Victims and their families Tuesday welcomed an Australia-wide inquiry into child sex abuse called after allegations of cover-ups by Catholic clergy, but urged it to report back quickly.
Prime Minister Julia Gillard ordered a royal commission on Monday, ending more than a decade of growing pressure to investigate allegations of paedophilia within religious organisations, schools and state care.
The announcement came as a Catholic brother and a former teacher at a Catholic school, both aged in their late 50s, were arrested by New South Wales police and charged with abuse of children dating back to the late 1980s.
Victims' groups and their families hailed the inquiry, which follows allegations from a senior New South Wales police investigator that the Catholic Church in the Hunter Valley north of Sydney had hushed up abuse.
"We're elated that it's happened. We now need to see good, solid results coming out of it," said Anthony Foster, whose two daughters were raped by their Catholic parish priest for years from when they were young children.
"It's really, really important now that it moves forward very quickly, that it's well-resourced, that we don't see it dragging on forever," he told state broadcaster ABC.
Foster, who with his wife Chrissie has been a long-term campaigner for a royal commission, said he hoped the inquiry was completed within two years.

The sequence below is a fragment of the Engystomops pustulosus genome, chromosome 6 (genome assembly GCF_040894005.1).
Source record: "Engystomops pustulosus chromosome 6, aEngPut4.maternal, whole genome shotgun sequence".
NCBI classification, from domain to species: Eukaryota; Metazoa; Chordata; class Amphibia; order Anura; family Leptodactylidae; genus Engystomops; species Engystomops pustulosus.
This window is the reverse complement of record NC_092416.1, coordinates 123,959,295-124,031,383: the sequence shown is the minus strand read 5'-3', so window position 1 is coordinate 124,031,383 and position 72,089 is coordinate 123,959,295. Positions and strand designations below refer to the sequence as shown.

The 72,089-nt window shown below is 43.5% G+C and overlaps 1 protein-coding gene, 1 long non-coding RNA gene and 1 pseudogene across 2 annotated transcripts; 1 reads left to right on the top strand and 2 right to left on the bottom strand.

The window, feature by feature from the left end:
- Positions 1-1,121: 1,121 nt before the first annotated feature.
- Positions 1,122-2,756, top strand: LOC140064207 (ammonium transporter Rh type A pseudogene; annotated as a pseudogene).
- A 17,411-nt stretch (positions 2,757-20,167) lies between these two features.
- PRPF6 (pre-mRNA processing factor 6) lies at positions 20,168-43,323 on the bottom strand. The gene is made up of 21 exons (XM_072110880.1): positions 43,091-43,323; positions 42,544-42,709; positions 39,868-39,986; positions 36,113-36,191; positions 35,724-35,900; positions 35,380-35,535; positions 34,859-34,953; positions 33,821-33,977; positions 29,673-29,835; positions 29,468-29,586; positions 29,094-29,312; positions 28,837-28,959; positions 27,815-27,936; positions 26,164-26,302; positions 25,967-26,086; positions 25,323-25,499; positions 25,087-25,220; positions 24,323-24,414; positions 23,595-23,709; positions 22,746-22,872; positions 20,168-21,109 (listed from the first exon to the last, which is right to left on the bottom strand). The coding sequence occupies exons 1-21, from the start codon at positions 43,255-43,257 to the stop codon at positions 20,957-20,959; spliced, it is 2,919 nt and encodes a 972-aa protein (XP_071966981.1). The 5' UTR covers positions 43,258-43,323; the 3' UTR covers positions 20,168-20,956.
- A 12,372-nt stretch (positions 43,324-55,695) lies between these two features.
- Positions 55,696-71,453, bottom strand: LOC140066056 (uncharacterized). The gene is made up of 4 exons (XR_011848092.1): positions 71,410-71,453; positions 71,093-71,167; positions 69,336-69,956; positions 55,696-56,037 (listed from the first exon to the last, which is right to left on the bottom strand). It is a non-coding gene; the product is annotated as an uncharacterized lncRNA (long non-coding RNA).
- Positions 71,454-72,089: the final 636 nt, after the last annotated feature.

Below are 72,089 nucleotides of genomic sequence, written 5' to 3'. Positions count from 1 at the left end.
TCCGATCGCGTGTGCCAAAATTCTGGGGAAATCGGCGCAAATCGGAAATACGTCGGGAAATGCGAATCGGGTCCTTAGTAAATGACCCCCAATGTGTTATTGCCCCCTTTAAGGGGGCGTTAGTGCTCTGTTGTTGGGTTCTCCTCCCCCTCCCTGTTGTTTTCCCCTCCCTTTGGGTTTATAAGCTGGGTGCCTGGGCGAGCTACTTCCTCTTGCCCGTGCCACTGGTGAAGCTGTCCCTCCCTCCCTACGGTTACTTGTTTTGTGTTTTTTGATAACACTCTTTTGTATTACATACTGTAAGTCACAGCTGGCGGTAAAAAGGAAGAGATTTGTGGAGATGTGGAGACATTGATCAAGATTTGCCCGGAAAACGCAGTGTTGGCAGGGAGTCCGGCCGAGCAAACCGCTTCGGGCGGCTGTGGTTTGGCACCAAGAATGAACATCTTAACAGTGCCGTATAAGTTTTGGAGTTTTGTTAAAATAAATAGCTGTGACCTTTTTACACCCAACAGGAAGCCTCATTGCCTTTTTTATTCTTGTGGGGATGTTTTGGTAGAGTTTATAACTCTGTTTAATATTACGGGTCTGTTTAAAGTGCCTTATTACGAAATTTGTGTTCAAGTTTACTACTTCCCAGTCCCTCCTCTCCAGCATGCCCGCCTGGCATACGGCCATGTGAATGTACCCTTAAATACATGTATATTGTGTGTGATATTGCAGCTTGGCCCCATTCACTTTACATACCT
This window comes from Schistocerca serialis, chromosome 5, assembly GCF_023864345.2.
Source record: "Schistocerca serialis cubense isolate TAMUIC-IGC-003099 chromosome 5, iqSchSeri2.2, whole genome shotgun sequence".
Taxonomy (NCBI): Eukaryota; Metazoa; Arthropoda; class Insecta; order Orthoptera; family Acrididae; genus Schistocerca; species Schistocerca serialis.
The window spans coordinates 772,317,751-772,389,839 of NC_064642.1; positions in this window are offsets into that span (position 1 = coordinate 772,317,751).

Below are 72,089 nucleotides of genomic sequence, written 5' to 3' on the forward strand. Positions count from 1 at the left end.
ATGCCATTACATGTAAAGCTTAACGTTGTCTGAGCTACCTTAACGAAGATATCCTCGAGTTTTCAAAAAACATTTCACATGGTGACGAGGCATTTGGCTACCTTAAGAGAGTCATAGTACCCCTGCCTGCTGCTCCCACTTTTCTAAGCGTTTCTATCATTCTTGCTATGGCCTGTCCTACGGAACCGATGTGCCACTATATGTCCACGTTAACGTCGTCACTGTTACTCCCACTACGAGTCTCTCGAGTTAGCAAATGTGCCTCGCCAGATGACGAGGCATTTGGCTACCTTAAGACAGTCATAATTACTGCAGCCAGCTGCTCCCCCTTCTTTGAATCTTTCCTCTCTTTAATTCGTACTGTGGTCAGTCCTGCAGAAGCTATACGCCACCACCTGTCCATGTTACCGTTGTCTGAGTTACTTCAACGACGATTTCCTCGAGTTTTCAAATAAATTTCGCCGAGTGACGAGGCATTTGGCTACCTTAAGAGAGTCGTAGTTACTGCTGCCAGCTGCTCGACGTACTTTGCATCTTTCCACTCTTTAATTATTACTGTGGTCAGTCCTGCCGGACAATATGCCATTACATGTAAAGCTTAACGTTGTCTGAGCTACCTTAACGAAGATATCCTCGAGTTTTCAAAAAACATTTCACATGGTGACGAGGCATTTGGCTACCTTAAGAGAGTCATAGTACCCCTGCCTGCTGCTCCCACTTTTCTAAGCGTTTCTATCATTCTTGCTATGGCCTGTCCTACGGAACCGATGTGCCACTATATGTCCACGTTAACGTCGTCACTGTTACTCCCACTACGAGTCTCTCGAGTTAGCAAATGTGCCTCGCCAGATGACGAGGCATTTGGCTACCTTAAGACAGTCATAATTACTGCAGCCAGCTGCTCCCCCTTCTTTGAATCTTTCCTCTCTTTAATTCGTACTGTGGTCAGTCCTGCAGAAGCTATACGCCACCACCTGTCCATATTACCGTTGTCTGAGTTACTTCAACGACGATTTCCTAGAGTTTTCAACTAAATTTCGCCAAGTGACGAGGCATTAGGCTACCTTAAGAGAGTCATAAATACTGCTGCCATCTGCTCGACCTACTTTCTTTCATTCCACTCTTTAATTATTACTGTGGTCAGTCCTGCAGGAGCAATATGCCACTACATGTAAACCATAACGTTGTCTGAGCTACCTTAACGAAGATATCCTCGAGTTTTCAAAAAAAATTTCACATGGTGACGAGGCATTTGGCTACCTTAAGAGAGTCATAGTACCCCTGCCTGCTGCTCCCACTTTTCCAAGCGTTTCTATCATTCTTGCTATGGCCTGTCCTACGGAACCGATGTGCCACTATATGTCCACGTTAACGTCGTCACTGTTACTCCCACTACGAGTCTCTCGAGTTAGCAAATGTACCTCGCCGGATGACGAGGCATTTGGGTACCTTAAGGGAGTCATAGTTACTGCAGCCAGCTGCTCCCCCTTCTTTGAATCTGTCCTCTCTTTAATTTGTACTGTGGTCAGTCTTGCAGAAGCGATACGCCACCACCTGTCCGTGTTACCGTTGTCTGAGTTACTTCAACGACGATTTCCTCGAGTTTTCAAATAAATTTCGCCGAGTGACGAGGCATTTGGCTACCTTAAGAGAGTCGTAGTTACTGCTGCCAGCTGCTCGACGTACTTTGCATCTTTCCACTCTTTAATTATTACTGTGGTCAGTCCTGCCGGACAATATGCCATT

The Fosters' eldest daughter Emma committed suicide and her sister Katie began drinking and was hit by a car, leaving her physically and mentally disabled and requiring 24-hour care.
Foster said when he first confronted the church, in the mid-1990s, he was handled dismissively and his children accused of making up stories.
Australia's most senior Catholic, Cardinal George Pell, has also welcomed the royal commission, saying the Church would cooperate fully.
"Public opinion remains unconvinced that the Catholic Church has dealt adequately with sexual abuse," he said in a statement.
"I believe the air should be cleared and the truth uncovered."
Detective Chief Inspector Peter Fox, the senior police officer who last week made public his views that the Catholic Church had silenced inquiries, also welcomed the commission and said it should result in law reform.
One area of focus should be what needed to be done when priests confessed to sex crimes to other priests under the protection of the confessional, he said.
Fox added that since he had made his views public he had received a lot of support but said there had also been an "uglier side".
"I don't want to go into it too deeply, but this is the end of my policing career," he told the ABC.